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Mediators of Inflammation
Volume 2017 (2017), Article ID 8102170, 5 pages
https://doi.org/10.1155/2017/8102170
Research Article

Mouse Thyroid Gland Changes in Aging: Implication of Galectin-3 and Sphingomyelinase

1Department of Pharmaceutical Sciences, University of Perugia, Perugia, Italy
2Division of Anatomic Pathology and Histology, Department of Experimental Medicine, School of Medicine and Surgery, University of Perugia, Perugia, Italy
3Department of Medica Area, University of Udine, P.le M. Kolbe 4, 33100 Udine, Italy

Correspondence should be addressed to Elisabetta Albi; ti.gpinu@ibla.attebasile

Received 29 August 2017; Accepted 12 November 2017; Published 11 December 2017

Academic Editor: Fabiola Olivieri

Copyright © 2017 Giovanna Traina et al. This is an open access article distributed under the Creative Commons Attribution License, which permits unrestricted use, distribution, and reproduction in any medium, provided the original work is properly cited.

Abstract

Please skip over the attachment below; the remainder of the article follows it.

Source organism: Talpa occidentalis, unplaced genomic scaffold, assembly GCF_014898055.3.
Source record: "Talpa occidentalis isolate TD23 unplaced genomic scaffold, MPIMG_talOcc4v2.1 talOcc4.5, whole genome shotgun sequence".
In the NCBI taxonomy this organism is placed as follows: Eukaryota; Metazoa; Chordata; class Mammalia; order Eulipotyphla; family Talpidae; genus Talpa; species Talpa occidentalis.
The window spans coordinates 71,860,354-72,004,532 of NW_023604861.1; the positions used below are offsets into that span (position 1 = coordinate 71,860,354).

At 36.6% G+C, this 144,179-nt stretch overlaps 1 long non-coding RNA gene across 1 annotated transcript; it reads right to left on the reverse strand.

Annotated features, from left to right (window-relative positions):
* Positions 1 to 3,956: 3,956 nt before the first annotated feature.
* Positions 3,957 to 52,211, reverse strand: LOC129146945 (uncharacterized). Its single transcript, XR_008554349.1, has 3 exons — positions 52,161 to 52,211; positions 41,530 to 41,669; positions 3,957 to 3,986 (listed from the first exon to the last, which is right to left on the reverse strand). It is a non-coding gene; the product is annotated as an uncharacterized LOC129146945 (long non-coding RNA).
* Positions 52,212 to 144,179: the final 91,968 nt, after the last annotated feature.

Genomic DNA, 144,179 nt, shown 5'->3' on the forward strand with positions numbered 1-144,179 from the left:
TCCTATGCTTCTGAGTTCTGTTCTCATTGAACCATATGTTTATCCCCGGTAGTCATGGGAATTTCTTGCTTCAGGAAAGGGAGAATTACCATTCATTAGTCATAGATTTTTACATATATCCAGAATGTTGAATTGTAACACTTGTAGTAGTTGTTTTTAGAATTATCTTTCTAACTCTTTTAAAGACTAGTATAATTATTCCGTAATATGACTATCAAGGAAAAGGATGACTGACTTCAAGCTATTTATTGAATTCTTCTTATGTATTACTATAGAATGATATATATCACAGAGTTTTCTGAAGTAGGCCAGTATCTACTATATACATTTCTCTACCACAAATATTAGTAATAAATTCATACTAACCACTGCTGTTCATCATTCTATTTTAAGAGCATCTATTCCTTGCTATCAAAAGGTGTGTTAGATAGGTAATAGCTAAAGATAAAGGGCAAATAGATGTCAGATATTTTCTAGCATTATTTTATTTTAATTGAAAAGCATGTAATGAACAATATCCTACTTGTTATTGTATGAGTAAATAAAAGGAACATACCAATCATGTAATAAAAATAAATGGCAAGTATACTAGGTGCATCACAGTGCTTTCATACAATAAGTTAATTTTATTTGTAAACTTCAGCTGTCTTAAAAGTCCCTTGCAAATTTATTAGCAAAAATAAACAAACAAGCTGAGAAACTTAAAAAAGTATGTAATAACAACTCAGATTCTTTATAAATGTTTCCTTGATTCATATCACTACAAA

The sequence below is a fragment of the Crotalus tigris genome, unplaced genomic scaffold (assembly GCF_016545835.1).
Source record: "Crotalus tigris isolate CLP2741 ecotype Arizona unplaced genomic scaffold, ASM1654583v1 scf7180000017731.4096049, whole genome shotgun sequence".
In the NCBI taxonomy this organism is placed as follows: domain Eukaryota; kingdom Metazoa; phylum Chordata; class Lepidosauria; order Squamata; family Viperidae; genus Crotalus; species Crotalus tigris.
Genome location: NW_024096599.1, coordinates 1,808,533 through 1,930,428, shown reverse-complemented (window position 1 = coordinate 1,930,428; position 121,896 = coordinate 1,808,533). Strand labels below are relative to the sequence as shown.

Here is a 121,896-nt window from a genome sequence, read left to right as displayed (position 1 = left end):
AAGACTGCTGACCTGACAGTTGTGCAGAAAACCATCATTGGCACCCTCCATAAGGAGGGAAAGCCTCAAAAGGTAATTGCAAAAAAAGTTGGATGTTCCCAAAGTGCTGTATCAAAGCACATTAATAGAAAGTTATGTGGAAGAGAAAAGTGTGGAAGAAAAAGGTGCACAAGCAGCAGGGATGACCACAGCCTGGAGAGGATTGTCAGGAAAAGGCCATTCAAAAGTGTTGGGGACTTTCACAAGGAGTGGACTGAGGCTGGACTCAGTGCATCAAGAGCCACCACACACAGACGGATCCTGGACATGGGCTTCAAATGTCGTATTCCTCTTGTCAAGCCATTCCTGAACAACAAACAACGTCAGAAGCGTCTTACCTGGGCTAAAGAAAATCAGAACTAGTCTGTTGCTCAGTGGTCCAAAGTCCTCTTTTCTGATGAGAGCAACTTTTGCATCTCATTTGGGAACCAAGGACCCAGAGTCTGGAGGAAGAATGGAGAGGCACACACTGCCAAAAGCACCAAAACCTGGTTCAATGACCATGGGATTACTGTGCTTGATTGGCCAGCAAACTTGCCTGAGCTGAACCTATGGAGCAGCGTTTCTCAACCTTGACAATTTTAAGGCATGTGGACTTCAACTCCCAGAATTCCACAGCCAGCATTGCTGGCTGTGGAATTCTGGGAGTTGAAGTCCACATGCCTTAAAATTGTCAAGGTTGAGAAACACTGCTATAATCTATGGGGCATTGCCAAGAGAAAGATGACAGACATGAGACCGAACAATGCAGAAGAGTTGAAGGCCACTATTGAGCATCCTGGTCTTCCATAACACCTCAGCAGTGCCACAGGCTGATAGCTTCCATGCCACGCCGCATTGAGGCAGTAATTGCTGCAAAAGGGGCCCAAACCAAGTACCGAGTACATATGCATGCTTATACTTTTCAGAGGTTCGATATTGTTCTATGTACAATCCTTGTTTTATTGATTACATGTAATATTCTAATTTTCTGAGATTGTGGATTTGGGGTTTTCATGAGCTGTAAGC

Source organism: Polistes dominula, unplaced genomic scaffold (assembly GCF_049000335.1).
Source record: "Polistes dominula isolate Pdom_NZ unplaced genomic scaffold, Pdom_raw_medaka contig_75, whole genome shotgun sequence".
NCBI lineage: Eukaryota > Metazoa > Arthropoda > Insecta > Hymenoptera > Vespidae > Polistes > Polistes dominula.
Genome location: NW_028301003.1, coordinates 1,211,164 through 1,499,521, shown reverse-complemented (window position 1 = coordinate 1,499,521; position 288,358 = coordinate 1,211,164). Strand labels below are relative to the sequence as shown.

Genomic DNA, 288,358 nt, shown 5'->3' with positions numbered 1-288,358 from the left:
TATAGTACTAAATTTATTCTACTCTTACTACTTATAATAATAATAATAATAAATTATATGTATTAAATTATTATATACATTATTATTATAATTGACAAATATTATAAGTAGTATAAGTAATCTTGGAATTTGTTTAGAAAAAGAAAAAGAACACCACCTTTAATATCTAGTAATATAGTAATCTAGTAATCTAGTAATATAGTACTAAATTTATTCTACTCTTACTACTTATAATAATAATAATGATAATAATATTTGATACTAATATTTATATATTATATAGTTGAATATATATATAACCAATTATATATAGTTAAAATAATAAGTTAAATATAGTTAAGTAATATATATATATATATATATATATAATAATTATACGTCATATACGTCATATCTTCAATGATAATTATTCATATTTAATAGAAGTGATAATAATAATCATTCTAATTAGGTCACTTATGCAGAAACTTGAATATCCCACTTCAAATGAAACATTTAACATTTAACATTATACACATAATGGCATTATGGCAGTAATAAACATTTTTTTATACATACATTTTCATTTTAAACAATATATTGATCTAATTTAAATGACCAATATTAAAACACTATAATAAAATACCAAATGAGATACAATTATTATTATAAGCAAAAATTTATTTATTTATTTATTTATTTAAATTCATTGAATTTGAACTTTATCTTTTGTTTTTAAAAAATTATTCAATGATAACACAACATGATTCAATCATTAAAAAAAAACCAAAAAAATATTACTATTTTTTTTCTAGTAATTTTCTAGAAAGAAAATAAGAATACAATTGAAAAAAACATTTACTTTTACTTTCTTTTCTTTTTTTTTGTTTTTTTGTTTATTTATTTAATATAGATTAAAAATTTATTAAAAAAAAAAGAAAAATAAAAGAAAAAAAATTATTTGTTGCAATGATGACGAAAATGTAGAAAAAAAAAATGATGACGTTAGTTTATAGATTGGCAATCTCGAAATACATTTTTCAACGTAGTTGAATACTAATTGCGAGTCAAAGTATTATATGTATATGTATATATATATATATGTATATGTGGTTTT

Prevalence of thyroid dysfunction and its impact on cognition in older people has been demonstrated, but many points remain unclarified. In order to study the effect of aging on the thyroid gland, we compared the thyroid gland of very old mice with that of younger ones. We have first investigated the changes of thyroid microstructure and the possibility that molecules involved in thyroid function might be associated with structural changes. Results from this study indicate changes in the height of the thyrocytes and in the amplitude of interfollicular spaces, anomalous expression/localization of thyrotropin, thyrotropin receptor, and thyroglobulin aging. Thyrotropin and thyrotropin receptor are upregulated and are distributed inside the colloid while thyroglobulin fills the interfollicular spaces. In an approach aimed at defining the behavior of molecules that change in different physiopathological conditions of thyroid, such as galectin-3 and sphingomyelinase, we then wondered what was their behavior in the thyroid gland in aging. Importantly, in comparison with the thyroid of young animals, we have found a higher expression of galectin-3 and a delocalization of neutral sphingomyelinase in the thyroid of old animals. A possible relationship between galectin-3, neutral sphingomyelinase, and aging has been discussed.